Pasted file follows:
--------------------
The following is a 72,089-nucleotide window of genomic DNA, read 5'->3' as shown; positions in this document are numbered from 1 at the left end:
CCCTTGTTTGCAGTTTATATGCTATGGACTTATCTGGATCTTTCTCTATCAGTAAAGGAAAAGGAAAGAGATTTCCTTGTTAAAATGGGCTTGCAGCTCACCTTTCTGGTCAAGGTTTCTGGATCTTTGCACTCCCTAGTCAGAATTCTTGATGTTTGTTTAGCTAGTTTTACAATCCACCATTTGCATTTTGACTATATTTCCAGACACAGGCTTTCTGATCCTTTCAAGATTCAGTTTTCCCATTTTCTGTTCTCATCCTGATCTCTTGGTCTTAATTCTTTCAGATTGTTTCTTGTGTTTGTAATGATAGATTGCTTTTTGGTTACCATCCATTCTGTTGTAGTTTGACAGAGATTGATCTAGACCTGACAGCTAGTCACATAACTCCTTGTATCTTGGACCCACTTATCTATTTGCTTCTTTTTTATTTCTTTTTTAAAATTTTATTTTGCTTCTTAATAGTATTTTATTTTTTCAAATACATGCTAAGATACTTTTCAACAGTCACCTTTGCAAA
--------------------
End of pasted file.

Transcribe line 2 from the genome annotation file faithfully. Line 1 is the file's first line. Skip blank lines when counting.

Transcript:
CCCTTGTTTGCAGTTTATATGCTATGGACTTATCTGGATCTTTCTCTATCAGTAAAGGAAAAGGAAAGAGATTTCCTTGTTAAAATGGGCTTGCAGCTCACCTTTCTGGTCAAGGTTTCTGGATCTTTGCACTCCCTAGTCAGAATTCTTGATGTTTGTTTAGCTAGTTTTACAATCCACCATTTGCATTTTGACTATATTTCCAGACACAGGCTTTCTGATCCTTTCAAGATTCAGTTTTCCCATTTTCTGTTCTCATCCTGATCTCTTGGTCTTAATTCTTTCAGATTGTTTCTTGTGTTTGTAATGATAGATTGCTTTTTGGTTACCATCCATTCTGTTGTAGTTTGACAGAGATTGATCTAGACCTGACAGCTAGTCACATAACTCCTTGTATCTTGGACCCACTTATCTATTTGCTTCTTTTTTATTTCTTTTTTAAAATTTTATTTTGCTTCTTAATAGTATTTTATTTTTTCAAATACATGCTAAGATACTTTTCAACAGTCACCTTTGCAAA